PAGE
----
Clinicians follow a similar approach when they’re in training. For example, a student in residency who’s preparing to place a central line for the first time will go through specific steps to learn the procedure, practice the skill in simulation, and perform the procedure with another instructor before she “gets in the game” and places a central line in a patient without supervision.
That said, what we don’t practice enough in medicine is the art of effective communication. In 2015, the Joint Commission cited lack of effective communication with patients or administrators as the third leading root cause of sentinel events, which are unexpected episodes in healthcare settings that result in major injuries.
Excellent communication by both leaders and clinicians is key to decreasing errors, innovating, and learning in today’s complex healthcare environment. In her book Teaming, Amy Edmondson, PhD, professor at Harvard Business School, defines the following skills and behaviors needed to compete in today’s volatile, uncertain, complex, and ambiguous world: awareness, communication, trust, cooperation, and a willingness to reflect. However, opportunities for clinicians and leaders to learn and practice these skills and behaviors are lacking in most institutions.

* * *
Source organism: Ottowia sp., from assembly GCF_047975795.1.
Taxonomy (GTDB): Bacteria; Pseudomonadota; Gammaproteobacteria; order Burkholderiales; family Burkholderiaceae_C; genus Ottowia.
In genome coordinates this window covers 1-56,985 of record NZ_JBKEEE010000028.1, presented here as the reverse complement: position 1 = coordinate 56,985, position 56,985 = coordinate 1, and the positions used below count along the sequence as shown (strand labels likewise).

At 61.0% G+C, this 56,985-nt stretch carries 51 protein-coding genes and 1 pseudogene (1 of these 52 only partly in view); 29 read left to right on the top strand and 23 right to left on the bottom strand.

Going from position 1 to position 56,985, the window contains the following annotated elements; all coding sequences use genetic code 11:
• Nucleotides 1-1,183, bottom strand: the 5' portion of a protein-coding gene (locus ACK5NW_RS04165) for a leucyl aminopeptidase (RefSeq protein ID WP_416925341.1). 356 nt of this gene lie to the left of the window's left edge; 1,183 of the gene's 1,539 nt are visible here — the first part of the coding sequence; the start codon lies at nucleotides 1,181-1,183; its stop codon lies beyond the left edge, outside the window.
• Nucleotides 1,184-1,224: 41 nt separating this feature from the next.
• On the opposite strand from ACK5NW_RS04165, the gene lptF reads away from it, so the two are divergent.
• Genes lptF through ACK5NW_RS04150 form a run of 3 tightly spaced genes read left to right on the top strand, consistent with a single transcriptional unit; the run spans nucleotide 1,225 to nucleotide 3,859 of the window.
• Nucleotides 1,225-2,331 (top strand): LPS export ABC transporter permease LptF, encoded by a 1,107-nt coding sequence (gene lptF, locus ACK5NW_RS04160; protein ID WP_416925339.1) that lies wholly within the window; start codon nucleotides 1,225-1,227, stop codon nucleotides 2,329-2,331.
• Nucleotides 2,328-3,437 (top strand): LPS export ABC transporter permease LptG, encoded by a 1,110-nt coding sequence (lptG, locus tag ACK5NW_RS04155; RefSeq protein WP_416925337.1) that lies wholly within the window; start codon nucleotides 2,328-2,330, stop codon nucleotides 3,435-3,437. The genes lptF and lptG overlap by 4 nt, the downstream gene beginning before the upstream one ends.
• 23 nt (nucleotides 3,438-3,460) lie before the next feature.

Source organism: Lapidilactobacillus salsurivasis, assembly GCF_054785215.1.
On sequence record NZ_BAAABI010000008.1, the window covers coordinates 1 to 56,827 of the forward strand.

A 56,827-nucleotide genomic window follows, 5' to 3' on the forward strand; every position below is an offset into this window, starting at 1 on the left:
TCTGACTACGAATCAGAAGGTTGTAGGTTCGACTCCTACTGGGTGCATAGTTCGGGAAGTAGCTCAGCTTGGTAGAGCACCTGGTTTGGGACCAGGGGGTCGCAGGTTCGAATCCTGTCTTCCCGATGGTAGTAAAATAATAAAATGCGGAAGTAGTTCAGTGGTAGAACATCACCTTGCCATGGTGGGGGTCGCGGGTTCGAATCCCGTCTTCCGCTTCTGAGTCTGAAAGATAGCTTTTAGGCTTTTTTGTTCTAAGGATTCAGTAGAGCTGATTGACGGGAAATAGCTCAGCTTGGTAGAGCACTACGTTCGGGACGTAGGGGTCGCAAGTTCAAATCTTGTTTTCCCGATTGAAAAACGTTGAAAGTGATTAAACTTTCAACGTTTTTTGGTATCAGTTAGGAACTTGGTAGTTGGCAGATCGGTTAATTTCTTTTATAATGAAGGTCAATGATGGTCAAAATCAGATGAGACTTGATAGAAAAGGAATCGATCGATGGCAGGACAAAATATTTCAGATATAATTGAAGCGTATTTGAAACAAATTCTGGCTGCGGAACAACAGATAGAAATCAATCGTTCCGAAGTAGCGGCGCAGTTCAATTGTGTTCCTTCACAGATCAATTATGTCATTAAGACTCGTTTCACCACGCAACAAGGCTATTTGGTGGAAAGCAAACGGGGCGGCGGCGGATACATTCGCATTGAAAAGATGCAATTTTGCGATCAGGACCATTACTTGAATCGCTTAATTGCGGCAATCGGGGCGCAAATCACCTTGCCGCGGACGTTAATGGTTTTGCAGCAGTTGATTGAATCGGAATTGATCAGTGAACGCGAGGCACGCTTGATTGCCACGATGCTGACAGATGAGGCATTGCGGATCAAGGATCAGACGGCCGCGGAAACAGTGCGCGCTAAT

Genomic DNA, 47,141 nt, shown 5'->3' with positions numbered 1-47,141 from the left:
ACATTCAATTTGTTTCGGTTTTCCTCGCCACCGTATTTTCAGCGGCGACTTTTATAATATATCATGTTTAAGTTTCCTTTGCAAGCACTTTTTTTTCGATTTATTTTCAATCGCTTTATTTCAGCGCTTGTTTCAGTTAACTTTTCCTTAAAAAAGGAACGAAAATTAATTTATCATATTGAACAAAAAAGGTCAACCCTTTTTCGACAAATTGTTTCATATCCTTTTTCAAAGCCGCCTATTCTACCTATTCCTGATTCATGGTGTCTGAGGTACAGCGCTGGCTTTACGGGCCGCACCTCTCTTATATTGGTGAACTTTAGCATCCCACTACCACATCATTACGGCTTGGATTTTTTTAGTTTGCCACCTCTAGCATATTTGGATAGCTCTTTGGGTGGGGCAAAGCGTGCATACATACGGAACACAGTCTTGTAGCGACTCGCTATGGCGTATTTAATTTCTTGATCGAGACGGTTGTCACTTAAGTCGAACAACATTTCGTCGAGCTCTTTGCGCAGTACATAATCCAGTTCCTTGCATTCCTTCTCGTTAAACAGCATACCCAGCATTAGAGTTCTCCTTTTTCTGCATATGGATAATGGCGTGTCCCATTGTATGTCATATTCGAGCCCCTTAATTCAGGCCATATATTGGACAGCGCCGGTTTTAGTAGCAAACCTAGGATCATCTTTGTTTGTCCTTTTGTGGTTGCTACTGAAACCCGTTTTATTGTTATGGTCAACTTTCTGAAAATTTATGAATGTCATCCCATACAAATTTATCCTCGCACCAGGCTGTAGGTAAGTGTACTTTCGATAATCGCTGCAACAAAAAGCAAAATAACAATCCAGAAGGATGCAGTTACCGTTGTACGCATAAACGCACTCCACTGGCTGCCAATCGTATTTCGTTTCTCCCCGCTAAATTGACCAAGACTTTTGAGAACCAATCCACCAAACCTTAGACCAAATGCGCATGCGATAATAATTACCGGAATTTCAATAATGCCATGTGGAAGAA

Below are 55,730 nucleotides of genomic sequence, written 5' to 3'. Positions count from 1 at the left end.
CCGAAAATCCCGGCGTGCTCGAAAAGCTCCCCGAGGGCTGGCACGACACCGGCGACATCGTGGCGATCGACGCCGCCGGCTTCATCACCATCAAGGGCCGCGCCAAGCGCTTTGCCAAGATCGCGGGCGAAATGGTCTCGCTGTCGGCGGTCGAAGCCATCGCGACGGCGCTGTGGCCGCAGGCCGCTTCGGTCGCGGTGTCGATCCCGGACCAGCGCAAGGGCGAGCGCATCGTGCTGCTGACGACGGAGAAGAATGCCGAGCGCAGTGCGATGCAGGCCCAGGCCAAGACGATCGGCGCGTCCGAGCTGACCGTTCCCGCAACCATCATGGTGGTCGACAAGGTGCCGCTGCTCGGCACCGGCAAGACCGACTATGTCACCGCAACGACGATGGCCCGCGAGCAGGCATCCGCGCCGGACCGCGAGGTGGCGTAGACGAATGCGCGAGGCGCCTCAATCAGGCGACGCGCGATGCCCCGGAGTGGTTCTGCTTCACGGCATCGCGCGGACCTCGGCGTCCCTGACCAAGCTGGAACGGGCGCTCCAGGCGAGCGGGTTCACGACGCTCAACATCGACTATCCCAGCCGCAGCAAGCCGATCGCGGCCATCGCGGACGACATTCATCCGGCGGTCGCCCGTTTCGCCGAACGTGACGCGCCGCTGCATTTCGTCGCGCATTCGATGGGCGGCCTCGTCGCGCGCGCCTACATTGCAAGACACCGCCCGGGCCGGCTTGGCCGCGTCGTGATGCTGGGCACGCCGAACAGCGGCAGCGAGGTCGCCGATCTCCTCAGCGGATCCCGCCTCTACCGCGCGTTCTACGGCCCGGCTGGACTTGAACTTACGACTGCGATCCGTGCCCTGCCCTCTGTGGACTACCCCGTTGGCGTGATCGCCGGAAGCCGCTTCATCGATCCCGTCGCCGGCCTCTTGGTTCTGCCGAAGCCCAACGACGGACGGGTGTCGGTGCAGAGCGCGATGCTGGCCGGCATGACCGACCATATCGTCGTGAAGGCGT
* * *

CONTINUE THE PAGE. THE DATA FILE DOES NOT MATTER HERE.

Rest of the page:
I love what Chinese philosopher and politician Confucius says about learning: “Tell me, and I will forget. Show me, and I may remember. Involve me, and I will understand.” And that is exactly what we try to do at the Intermountain Healthcare Leadership Simulation Center. Not only do we learn specific skills from participating in simulation exercises, but we also learn from the way simulation experiences are structured.